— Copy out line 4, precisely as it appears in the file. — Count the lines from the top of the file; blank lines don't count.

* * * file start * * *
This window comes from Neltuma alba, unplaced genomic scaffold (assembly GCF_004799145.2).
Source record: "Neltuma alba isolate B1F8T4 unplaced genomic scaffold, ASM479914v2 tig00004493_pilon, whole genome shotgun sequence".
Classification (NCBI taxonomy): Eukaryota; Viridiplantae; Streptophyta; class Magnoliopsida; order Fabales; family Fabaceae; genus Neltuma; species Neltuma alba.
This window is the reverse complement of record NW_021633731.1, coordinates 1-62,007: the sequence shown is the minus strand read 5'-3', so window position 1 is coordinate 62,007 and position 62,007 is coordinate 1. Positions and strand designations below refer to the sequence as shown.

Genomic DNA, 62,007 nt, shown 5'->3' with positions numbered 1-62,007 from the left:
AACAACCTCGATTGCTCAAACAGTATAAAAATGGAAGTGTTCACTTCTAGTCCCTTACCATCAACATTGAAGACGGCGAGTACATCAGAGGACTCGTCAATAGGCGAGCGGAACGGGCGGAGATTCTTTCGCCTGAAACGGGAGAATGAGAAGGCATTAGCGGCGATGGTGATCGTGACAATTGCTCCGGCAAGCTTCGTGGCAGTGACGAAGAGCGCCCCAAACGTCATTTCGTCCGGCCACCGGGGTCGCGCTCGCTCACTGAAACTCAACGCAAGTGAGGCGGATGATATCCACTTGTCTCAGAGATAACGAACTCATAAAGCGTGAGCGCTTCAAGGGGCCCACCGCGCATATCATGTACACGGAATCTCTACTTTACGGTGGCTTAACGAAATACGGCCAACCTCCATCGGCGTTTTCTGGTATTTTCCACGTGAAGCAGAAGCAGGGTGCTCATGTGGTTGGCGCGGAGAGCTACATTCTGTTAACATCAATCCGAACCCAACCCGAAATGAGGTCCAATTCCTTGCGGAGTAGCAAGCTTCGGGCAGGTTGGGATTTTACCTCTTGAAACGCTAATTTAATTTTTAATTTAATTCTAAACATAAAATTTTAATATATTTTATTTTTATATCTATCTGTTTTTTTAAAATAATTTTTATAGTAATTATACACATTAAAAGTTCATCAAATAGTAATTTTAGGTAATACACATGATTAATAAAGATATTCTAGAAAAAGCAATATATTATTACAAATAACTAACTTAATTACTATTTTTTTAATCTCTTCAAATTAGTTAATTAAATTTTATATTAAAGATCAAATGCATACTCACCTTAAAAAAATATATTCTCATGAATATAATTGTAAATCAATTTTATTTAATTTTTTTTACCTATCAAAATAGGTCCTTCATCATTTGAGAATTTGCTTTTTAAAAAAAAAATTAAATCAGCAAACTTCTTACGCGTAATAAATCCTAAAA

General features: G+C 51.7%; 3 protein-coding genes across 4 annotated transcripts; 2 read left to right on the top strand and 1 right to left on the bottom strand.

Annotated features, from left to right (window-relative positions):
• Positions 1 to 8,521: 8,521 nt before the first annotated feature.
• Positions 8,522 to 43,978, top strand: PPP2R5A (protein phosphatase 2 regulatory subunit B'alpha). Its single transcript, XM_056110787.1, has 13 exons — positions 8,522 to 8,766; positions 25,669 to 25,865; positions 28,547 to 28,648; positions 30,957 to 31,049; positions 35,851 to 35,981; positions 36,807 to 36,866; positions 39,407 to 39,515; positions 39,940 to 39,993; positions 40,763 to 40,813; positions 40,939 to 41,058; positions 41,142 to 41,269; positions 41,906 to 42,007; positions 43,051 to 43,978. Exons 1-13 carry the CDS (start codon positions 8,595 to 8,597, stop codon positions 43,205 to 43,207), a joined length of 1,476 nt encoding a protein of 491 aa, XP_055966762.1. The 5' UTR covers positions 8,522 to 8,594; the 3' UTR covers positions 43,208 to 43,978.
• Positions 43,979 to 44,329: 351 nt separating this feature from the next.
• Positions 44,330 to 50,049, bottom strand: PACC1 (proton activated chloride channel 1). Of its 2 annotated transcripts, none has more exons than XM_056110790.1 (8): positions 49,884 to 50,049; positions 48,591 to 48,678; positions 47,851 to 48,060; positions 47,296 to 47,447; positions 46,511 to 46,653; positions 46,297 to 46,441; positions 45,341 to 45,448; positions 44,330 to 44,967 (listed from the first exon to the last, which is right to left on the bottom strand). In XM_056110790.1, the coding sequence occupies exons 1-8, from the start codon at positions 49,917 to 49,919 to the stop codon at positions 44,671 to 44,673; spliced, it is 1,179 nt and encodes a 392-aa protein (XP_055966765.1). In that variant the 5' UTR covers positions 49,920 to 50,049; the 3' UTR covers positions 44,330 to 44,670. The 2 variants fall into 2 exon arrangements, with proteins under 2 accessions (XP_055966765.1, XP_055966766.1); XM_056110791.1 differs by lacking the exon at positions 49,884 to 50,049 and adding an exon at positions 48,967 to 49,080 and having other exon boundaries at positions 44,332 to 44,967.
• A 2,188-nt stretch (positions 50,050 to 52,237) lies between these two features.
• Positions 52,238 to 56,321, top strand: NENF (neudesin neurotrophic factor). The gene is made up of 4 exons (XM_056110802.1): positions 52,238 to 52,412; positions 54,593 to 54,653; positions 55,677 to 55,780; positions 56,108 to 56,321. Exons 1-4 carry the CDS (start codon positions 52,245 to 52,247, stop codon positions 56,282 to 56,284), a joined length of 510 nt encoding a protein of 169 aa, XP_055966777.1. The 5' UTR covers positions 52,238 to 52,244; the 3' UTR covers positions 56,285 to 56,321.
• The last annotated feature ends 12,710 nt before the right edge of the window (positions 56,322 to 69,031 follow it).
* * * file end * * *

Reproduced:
This window is the reverse complement of record NW_021633731.1, coordinates 1-62,007: the sequence shown is the minus strand read 5'-3', so window position 1 is coordinate 62,007 and position 62,007 is coordinate 1. Positions and strand designations below refer to the sequence as shown.